I worked with one down in Panama and Honduras back in the mid 1980’s, and the tech guys assigned to the project said one had broken tether in Florida and that it took 2 fully armed F-14’s to put enough holes in it to start it descending and heading for the Atlantic Ocean floor.

    Read more: https://www.defensetech.org/2014/12/16/radar-blimps-to
    Defense.org

    • Tom

      So we should believe a story told to you by some tech guys……2 “fully armed” F-14s you say… right. Did they also try to sell you a bridge in NY after you believed that story?

    • Doug Ellsworth

      Aerostats in the TARS program have broken free from tethers, but the Aerostats in the JLENS program have not.

  • dubweiser101

    Oh the humanity!

  • Batou

    Is America on the retreat with technology - first the Space Shuttle program gets can for the “Enhance Gemini Project” - ooops, sorry - the Orion (a Gemini on steroids) project.
    Now a return to Blimps which are even less technical than the Zeppelins of pre-war Germany. WTF!

    • steve

      Your comment shows a complete lack of knowledge. First of all, it is not a Zeppelin filled with hydrogen, it’s a blimp, full of helium, no internal framing. It’s unmanned and can stay up there for long periods of time, it’s actually a really efficient way to get a radar in the air. Secondly, comparing the shuttle to the Orion spacecraft is laughable. The shuttle was an overly-complex and expensive way to reach low-orbit. The Orion is designed for Deep Space, which the shuttle was totally incapable of. The Orion is a major step forward. Now get back under your bridge.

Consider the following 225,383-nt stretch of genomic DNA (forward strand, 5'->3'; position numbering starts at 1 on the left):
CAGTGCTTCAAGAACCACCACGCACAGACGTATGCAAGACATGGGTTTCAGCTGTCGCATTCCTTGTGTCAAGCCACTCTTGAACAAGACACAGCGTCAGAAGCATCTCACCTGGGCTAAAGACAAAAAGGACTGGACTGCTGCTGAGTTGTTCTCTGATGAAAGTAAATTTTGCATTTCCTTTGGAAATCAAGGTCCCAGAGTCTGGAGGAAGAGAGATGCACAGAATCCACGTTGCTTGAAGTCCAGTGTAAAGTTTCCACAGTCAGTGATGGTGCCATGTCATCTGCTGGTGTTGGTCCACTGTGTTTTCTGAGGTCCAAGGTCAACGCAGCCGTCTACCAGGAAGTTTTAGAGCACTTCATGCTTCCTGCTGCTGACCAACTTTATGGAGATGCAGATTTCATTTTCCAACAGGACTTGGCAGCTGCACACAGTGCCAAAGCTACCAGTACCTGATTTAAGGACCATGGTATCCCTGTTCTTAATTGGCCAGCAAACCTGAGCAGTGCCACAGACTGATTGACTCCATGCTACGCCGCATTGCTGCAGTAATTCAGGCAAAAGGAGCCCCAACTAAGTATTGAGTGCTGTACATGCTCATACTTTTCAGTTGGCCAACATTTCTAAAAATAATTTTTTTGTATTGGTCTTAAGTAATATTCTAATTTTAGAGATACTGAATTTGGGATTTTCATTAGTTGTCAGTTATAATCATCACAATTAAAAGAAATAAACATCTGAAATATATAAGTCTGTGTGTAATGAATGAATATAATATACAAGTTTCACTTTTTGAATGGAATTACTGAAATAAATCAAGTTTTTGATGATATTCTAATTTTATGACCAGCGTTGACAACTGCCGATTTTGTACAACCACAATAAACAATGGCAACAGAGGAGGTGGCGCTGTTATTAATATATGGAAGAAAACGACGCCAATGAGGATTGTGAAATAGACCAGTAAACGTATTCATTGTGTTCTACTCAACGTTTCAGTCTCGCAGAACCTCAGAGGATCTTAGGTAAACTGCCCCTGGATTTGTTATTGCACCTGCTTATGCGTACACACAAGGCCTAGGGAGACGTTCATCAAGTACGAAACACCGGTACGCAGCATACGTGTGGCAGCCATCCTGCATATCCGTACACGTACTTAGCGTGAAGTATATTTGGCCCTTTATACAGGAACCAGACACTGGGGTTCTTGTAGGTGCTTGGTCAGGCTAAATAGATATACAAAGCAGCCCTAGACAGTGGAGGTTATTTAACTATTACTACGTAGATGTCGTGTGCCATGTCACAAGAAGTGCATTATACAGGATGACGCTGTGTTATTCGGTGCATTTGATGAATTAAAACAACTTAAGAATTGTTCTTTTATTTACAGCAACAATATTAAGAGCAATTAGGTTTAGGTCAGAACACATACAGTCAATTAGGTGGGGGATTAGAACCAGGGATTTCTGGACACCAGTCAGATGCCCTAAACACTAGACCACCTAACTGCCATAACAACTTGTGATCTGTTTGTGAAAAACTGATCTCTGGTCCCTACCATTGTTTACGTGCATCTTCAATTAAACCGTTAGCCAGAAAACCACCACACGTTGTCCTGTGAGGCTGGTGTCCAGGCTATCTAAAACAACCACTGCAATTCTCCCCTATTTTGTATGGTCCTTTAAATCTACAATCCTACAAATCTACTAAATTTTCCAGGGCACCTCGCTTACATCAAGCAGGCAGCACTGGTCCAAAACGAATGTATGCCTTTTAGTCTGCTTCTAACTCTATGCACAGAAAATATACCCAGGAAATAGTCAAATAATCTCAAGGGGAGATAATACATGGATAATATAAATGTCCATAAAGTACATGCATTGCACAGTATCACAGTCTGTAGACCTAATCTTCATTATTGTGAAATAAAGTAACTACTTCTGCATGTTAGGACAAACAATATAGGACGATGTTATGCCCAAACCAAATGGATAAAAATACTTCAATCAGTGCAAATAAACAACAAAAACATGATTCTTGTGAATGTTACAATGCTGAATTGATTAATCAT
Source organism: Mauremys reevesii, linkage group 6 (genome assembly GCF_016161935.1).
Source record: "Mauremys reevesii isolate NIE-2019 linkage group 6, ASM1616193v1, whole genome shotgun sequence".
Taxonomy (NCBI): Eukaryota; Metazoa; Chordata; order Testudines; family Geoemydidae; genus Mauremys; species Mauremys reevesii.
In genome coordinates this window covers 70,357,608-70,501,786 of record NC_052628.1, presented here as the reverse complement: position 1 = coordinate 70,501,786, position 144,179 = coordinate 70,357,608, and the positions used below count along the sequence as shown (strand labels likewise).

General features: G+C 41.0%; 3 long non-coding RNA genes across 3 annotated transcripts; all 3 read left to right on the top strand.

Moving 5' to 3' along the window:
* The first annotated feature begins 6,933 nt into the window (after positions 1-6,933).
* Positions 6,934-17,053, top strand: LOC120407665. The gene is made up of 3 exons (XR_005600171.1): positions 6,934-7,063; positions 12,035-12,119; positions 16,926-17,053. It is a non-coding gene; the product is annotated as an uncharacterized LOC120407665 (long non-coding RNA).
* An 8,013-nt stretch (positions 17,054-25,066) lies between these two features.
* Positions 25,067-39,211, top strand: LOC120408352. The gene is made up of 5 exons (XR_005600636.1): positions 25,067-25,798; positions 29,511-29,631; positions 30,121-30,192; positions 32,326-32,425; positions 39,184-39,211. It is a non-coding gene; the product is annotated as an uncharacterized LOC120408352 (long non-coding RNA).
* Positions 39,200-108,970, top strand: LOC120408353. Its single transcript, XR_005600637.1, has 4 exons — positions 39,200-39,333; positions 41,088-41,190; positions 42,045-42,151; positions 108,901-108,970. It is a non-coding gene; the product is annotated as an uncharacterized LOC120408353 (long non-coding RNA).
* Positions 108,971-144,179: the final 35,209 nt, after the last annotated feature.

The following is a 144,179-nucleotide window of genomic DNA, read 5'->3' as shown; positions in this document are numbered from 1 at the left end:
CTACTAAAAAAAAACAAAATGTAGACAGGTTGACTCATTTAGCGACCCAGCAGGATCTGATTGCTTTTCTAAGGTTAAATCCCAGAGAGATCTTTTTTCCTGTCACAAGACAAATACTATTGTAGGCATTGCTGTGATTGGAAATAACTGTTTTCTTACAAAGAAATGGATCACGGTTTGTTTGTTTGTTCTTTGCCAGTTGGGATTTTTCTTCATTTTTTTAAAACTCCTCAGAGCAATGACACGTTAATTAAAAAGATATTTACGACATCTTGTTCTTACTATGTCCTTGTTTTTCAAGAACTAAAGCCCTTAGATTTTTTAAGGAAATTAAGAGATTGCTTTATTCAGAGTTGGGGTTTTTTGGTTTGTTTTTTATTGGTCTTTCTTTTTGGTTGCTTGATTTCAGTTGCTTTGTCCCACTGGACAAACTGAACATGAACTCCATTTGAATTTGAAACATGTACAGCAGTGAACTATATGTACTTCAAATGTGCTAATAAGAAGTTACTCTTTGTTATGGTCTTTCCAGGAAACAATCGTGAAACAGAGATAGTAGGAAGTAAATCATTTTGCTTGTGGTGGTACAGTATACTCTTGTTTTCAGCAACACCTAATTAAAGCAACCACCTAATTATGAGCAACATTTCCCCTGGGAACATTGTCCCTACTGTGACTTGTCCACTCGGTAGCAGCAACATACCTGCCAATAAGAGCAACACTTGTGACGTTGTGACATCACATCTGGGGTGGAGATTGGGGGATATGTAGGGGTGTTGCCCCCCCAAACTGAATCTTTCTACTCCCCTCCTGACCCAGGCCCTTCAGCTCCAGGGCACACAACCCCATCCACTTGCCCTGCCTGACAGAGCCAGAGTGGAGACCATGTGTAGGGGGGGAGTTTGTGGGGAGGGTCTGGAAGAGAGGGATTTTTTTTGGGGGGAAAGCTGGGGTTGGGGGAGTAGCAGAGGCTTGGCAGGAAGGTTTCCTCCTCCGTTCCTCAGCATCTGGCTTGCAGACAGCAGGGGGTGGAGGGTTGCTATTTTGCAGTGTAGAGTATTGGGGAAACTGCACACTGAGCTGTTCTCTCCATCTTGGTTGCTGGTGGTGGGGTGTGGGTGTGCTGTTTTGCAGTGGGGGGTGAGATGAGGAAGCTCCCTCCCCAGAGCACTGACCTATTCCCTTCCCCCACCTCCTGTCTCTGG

• Dfens

        Hey, Mr, Knowledge, did you read the part where he said, “a return to Blimps which are even less technical than the Zeppelins” or did you just not understand that part?

        • blight_weroasdfl

          Not sure why having internal framing is deemed “[more] technical”. Chronologically, rigid airships came before blimps. I imagine internal framing adds weight, but I’m not sure what the advantages are. 3/4 of the early rigid airships met an untimely end (Shenandoah, Akron, Macon). The TC-class blimp was contemporary to the rigid airships and was used for parasite aircraft experiments. The rigid airships were much bigger than subsequent blimps though, so it’s possible that internal framing enables the deployment of much larger vehicles? Navy G, L, K, M class blimps with a post-WW2 N-class were much smaller.